A magistrate has said a father's drug trafficking operation selling a large amount of six types of drugs was 'substantial' and 'continuous'.
Ryan Fox, 33, appeared via video link and was sentenced at the Ballarat Magistrates' Court on Monday.
He had pleaded guilty to 14 charges in March.
Police summaries, obtained by The Courier, reveal police executed a search warrant at Fox's Golden Point home in April 2020.
They found $2700 in cash, 100 Xanax tablets, 150 ecstasy tablets, 28 grams of cocaine, 30 grams of ketamine, 28 grams of amphetamine and 13 grams of MDMA in crystal form in his bedroom.
Twenty grams of magic mushroom capsules and 500 grams of dried cannabis ready for sale were located between a kitchen cupboard and his bedroom.
This was a substantial, continued commercial arrangement involving investment, turnover and organisation by you.Magistrate Ron Saines
Police also found zip lock bags and electronic scales and seized Fox's mobile phone which contained messages relating to drug trafficking.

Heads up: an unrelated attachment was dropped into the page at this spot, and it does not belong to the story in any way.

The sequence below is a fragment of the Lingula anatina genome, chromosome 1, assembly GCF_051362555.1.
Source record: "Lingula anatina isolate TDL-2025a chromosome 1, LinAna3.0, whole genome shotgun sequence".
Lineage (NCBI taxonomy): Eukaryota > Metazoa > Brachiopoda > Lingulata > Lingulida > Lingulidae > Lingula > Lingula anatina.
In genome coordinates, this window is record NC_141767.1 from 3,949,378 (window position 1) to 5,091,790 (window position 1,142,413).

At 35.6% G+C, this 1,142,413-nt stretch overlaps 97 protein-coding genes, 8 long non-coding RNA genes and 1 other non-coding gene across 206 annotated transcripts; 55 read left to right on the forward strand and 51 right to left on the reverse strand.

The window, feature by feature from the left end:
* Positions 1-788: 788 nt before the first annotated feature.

Fox made admissions to police to trafficking drugs to make money to support his family which included his three children.
He told police the Xanax was for personal use.
The drug trafficking was committed while on bail for a previous charge of driving while suspended.
He was granted bail but was caught in possession of drugs again nine months later.
Police executed a search warrant at his property again on December 23, 2020 and found six zip lock bags containing cannabis.
Fox has been in custody almost four months since his arrest in December.
Magistrate Ron Saines said he considered the drugs found a large quantity.
"This was a substantial, continued commercial arrangement involving investment, turnover and organisation by you," he said.
"These charges are a serious example of trafficking drugs and the seriousness is aggravated in doing so while on bail."
The court heard this was Fox's second time in prison and he had repeatedly been troubled by drug use throughout his life.
Mr Saines said he gave consideration to Fox's prospect of employment upon his release and his parenting responsibilities as an incentive to 'do better'.
"You have a challenge on your hands," he said.
"It is the choices you make that will determine whether this is your last stint in jail or not."
Mr Saines said any sentence must meet the objectives of denunciation, fair and just punishment, rehabilitation and send a message of general and specific deterrence.
Fox was sentenced to eight months' imprisonment, reduced by almost four months time already served.
His licence was suspended for three months.
He will be required to complete a community corrections order upon his release with drug abuse and mental health treatment and rehabilitation.
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